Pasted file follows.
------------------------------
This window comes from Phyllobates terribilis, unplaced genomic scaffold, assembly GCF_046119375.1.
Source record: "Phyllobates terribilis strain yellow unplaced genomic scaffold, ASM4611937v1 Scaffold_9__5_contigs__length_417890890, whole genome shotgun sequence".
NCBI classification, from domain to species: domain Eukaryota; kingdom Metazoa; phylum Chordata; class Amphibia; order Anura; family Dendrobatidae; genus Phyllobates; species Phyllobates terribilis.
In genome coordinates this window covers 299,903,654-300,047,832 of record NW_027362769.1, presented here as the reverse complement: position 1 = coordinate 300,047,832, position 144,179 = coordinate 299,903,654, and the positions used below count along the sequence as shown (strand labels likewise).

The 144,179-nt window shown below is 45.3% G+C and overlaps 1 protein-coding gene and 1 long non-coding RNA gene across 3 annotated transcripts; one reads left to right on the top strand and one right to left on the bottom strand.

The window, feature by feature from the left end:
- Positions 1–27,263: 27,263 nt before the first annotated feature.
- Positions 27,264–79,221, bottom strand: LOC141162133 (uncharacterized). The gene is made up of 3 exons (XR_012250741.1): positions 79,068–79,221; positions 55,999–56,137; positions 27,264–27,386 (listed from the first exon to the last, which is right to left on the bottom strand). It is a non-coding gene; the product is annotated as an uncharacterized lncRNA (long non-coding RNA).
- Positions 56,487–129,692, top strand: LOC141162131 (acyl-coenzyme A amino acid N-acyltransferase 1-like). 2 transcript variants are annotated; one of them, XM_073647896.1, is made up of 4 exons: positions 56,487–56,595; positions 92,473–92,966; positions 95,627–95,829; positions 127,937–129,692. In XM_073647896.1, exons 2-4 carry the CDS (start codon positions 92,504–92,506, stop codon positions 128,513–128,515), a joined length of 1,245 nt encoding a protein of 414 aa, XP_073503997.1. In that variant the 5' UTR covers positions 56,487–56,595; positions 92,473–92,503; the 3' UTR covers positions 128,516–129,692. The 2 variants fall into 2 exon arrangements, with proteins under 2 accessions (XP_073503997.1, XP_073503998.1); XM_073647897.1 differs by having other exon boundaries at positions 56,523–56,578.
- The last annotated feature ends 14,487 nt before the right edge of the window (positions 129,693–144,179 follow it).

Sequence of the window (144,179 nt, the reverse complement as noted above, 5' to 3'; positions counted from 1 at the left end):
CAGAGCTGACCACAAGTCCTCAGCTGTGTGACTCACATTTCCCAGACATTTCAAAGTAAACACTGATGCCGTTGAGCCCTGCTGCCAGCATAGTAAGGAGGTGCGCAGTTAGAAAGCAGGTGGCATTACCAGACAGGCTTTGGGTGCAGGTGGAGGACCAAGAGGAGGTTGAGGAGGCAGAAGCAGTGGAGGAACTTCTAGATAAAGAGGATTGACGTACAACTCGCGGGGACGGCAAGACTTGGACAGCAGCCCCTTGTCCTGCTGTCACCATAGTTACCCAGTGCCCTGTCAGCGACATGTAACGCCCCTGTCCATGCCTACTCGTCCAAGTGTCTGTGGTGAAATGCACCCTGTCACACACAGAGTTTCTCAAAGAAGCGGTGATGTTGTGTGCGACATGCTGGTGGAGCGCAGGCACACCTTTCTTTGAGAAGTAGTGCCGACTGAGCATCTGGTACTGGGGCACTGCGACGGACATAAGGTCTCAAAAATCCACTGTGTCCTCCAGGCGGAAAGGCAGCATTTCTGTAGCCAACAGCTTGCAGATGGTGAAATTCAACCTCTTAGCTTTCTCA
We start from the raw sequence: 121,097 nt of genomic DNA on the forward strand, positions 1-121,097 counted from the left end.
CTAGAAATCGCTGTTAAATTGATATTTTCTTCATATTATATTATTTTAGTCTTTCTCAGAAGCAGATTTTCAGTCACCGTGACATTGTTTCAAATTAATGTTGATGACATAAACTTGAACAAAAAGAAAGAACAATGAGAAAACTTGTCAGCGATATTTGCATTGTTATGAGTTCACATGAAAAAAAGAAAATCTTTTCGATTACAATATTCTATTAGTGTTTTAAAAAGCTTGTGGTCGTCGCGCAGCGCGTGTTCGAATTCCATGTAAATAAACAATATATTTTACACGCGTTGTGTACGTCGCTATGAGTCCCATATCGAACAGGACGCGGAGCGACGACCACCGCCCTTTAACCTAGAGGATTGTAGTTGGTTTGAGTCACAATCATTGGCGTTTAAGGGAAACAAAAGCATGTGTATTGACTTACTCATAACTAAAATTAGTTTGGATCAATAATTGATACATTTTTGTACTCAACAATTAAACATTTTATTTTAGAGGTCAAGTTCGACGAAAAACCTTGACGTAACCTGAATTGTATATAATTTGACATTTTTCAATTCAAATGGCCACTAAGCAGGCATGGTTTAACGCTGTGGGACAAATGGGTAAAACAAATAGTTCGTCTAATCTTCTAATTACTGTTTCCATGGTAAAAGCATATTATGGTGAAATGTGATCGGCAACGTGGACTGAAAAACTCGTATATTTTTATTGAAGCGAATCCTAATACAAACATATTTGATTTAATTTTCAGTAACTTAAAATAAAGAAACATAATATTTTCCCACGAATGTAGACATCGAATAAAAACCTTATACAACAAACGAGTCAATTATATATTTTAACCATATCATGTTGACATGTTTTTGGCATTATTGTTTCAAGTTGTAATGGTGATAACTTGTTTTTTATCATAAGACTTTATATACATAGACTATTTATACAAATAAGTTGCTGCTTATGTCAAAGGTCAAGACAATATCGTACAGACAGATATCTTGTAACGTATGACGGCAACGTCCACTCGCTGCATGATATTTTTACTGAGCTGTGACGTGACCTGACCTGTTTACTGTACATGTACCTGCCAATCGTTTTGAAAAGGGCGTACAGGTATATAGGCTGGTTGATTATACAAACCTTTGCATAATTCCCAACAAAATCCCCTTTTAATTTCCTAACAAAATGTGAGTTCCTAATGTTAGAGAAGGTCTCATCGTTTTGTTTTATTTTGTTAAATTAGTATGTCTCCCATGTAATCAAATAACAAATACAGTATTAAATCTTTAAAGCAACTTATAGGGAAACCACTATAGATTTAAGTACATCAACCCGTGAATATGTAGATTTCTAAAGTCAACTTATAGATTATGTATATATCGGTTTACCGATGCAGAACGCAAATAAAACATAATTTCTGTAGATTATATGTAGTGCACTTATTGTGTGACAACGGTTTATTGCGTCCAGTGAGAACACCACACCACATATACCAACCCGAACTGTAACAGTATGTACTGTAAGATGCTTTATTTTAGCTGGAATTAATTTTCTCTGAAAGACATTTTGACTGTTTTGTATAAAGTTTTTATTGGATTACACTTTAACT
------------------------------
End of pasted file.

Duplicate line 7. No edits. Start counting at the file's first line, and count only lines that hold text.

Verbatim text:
- Positions 1–27,263: 27,263 nt before the first annotated feature.